The first heart transplant using a "dead heart" was performed by surgeons in Australia, in October 2014.
The world's first transplant of a "dead heart" has taken place in Australia, where doctors say that the surgical technique could significantly increase the number of potential donor organs.
The heart had stopped beating, and instead of being chilled after removal from the donor, it was revived and kept warm by a specialized procedure to keep it beating outside the body until the transplant operation.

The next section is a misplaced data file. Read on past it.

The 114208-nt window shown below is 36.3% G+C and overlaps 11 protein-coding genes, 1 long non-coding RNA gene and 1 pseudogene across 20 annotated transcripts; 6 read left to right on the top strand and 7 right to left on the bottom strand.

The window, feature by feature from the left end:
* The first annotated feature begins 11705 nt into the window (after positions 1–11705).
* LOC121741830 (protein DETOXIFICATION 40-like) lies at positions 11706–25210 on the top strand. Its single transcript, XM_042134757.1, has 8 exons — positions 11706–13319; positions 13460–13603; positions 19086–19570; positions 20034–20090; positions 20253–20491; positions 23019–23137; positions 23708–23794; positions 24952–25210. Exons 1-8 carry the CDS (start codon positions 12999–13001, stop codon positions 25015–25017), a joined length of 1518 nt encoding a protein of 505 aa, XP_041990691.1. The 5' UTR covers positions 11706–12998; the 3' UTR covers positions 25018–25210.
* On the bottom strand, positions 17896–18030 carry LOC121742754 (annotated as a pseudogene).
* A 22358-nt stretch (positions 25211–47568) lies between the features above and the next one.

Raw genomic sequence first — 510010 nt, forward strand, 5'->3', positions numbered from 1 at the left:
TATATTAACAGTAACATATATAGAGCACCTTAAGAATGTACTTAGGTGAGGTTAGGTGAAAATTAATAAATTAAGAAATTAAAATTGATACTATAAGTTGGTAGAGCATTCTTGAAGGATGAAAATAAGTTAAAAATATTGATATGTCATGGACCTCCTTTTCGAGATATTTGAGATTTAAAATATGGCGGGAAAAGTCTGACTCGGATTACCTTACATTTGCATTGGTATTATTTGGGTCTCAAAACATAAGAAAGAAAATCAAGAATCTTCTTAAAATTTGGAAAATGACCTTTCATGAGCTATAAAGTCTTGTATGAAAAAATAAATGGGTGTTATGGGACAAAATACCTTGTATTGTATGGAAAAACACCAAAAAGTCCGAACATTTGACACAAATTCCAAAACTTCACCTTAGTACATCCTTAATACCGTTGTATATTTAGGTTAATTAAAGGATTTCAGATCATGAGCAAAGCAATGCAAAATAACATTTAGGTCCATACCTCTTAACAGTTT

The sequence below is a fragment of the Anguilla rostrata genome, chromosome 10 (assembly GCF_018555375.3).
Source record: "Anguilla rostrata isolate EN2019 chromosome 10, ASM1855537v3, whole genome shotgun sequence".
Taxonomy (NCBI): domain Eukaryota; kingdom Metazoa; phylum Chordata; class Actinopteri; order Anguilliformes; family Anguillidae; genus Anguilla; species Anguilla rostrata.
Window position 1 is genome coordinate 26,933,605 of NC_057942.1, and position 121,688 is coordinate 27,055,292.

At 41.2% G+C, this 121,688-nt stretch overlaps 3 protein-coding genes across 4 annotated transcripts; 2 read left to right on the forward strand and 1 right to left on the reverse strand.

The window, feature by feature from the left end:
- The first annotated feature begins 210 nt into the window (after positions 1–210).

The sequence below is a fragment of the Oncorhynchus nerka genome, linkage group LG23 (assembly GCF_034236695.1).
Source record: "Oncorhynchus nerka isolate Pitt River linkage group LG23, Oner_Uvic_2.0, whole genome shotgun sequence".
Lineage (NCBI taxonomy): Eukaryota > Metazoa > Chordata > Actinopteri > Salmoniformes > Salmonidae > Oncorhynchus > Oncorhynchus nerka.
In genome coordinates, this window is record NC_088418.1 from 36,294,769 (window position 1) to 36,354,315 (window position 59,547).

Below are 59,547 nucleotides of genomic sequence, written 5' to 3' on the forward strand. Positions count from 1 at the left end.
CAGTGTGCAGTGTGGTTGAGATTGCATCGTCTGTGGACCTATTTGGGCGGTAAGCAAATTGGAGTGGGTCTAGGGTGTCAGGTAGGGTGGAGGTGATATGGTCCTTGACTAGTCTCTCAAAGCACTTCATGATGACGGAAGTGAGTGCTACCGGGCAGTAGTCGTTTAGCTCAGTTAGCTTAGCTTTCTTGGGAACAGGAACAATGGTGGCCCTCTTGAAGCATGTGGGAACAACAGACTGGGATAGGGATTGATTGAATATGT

Normally, hearts are kept beating inside the body of a brain-dead donor using life-support, but this puts a time limit on how long they can be kept as the organs can soon deteriorate, especially when they stop beating after they are removed.
Researchers at St Vincent's Hospital in Sydney and the Victor Chang Cardiac Research Institute managed to revive hearts that had stopped beating for up to 20 minutes, in what they termed a "paradigm shift" in transplant procedures that could increase the pool of donor organs.